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David Skibinski discusses the Fermi paradox at Science Café in the Dylan Thomas Centre
Swansea University’s David Skibinski discusses the Fermi paradox at the Science Café on Wednesday, 25 April at 7.30pm.
The universe is vast with millions of planets where intelligent life might evolve. So why aren't aliens visiting us all the time, or sending us signals?
This is known as the Fermi paradox after the Italian physicist Enrico Fermi who discussed the question in 1950.
Scores of theories have been put forward to explain the paradox.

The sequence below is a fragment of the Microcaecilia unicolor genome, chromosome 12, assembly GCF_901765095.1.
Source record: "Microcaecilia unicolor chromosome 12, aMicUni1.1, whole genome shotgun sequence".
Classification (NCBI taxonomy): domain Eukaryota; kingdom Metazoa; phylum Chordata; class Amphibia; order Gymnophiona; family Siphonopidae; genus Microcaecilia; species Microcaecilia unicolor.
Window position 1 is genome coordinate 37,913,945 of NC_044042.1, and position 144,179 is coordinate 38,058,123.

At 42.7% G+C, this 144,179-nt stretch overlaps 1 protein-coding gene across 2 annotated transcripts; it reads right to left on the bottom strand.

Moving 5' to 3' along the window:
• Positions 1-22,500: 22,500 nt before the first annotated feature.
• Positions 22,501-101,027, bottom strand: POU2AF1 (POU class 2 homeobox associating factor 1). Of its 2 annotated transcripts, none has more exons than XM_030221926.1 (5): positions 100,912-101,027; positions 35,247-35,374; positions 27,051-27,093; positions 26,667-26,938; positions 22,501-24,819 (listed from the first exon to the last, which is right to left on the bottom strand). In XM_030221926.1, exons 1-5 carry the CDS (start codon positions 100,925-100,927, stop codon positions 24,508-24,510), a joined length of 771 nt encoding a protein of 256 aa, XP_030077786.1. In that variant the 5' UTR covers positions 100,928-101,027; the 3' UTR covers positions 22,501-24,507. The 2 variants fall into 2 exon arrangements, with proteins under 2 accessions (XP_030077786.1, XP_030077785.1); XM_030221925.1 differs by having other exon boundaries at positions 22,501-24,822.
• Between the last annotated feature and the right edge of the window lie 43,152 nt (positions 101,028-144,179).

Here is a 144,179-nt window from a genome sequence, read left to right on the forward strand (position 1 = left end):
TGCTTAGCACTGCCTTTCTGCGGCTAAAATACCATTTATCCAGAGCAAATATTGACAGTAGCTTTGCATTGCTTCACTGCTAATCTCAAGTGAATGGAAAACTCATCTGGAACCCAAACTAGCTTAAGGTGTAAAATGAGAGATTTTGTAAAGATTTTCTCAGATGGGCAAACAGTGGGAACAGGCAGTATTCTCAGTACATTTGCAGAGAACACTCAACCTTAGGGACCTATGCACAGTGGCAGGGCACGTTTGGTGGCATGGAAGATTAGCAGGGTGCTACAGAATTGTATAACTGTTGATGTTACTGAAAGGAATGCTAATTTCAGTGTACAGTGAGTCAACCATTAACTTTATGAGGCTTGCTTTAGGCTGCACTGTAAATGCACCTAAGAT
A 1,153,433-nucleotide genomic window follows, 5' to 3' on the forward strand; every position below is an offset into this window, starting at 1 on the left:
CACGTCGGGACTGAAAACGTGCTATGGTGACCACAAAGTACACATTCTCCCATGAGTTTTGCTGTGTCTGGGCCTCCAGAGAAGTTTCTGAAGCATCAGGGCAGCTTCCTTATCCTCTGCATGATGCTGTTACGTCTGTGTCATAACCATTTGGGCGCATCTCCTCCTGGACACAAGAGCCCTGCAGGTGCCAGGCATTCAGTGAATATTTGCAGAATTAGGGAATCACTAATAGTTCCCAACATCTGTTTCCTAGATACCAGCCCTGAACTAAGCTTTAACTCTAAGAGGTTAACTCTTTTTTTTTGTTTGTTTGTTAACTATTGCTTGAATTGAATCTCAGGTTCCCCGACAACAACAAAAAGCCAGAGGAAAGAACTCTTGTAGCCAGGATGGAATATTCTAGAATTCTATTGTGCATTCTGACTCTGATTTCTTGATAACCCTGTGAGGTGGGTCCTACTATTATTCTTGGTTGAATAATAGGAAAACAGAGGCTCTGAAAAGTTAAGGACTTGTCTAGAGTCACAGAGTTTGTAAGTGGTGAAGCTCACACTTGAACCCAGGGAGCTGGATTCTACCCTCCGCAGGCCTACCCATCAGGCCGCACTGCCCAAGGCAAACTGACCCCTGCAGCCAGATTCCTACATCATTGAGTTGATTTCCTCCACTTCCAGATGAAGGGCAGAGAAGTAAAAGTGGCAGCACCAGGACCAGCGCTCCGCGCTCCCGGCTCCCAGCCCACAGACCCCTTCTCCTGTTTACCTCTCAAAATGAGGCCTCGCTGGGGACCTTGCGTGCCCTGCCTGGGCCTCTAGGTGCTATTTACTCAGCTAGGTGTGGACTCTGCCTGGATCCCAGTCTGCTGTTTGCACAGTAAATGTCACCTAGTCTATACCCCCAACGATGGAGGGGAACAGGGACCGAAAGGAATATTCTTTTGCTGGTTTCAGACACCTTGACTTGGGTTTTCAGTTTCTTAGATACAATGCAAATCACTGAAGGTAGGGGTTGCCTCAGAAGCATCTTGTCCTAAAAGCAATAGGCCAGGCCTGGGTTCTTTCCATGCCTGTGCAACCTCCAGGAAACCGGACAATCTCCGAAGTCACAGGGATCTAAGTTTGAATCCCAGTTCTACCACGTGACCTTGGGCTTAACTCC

Perhaps we are alone in the Universe? Perhaps aliens are here already but don't let on? Perhaps aliens are not interested in us.
David Skibinski, Professor of Evolutionary Biology at Swansea University, will review these theories and invite opinion on which seem most plausible. This talk has been organised by the Wales Gene Park.
Free entry. Please contact the Dylan Thomas Centre on 01792 463980 for more information.
For more information on other events taking place at the Dylan Thomas Centre visit http://www.dylanthomas.com.
The Dylan Thomas Centre is open seven days a week and celebrates Dylan Thomas, Swansea's world famous poet.
It features a permanent exhibition on Dylan Thomas and his life and is also home to many literary events throughout the year, including the annual Dylan Thomas Festival during October and November.